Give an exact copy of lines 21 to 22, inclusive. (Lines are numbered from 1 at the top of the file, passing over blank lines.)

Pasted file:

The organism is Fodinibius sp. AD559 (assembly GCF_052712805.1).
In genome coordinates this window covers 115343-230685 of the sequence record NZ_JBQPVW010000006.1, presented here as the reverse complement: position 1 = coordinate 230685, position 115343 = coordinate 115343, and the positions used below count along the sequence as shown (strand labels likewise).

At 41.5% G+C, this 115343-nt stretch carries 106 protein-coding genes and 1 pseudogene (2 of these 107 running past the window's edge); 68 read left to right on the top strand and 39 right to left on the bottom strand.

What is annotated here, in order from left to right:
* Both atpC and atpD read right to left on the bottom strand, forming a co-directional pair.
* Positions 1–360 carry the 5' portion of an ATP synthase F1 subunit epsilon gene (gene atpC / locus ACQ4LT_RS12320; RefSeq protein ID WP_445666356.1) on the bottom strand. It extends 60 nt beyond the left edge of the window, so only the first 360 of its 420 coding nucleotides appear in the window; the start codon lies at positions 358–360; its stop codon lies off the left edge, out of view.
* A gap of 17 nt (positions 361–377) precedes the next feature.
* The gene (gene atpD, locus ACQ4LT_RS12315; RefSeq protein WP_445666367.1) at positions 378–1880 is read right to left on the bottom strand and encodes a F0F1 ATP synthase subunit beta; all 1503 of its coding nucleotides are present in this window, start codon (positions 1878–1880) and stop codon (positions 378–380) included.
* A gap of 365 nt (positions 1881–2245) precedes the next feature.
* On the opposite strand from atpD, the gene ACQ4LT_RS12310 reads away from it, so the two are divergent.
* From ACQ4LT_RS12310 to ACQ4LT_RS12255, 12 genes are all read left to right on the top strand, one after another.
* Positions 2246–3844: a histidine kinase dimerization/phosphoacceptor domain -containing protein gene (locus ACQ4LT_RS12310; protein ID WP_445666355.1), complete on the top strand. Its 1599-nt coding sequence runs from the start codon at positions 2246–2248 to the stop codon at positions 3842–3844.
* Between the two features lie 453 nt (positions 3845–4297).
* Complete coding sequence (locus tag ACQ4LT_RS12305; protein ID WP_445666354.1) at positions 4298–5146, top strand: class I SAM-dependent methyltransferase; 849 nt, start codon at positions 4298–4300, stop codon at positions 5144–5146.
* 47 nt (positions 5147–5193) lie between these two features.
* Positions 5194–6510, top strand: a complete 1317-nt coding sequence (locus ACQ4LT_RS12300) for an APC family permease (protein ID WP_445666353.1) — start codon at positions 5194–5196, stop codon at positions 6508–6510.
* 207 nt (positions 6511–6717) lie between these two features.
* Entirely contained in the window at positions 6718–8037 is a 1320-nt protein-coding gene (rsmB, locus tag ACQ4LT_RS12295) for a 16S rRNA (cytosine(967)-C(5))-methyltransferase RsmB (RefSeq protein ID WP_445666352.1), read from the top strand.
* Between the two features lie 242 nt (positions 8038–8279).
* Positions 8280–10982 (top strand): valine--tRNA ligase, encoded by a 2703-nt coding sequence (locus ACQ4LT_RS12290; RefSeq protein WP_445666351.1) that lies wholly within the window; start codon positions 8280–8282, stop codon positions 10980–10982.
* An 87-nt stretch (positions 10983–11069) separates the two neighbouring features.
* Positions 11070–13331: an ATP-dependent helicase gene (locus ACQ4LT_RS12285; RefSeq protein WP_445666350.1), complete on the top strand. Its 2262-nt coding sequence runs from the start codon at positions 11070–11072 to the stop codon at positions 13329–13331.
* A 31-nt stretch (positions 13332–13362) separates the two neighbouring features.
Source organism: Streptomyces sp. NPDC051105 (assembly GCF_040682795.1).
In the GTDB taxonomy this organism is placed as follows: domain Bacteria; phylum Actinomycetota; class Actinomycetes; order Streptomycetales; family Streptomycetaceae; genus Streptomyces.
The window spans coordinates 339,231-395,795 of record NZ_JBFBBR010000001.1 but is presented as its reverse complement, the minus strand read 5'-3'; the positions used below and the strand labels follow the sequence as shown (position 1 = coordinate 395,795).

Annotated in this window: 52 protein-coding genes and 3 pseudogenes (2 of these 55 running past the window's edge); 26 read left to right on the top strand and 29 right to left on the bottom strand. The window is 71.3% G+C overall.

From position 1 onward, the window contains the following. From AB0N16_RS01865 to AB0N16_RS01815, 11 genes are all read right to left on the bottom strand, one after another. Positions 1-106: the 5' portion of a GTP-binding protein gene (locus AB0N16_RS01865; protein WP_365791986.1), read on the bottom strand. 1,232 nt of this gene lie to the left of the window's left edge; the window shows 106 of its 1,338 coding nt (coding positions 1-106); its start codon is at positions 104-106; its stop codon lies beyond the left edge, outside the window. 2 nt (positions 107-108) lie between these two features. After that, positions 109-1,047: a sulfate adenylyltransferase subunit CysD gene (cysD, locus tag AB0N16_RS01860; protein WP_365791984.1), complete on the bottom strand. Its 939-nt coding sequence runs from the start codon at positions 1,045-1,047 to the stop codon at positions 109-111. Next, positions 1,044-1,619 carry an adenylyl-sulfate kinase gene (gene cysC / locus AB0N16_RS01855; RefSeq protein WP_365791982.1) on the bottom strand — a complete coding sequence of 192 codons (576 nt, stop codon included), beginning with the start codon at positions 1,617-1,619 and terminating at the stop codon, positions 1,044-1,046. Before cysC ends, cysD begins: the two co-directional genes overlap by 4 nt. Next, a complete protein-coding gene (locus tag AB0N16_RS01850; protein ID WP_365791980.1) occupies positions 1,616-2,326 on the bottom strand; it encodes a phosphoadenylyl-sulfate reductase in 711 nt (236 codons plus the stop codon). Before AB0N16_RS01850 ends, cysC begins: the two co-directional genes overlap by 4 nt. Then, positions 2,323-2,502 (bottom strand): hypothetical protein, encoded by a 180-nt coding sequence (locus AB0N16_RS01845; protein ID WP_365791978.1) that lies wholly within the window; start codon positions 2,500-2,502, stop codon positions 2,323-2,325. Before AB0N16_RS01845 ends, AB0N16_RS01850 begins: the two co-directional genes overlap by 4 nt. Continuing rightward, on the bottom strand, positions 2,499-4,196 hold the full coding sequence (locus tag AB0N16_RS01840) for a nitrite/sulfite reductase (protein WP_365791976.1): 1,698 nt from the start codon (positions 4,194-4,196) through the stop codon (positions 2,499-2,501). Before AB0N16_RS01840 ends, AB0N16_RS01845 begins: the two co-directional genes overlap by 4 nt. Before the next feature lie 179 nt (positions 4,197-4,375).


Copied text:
* An 87-nt stretch (positions 10983–11069) separates the two neighbouring features.
* Positions 11070–13331: an ATP-dependent helicase gene (locus ACQ4LT_RS12285; RefSeq protein WP_445666350.1), complete on the top strand. Its 2262-nt coding sequence runs from the start codon at positions 11070–11072 to the stop codon at positions 13329–13331.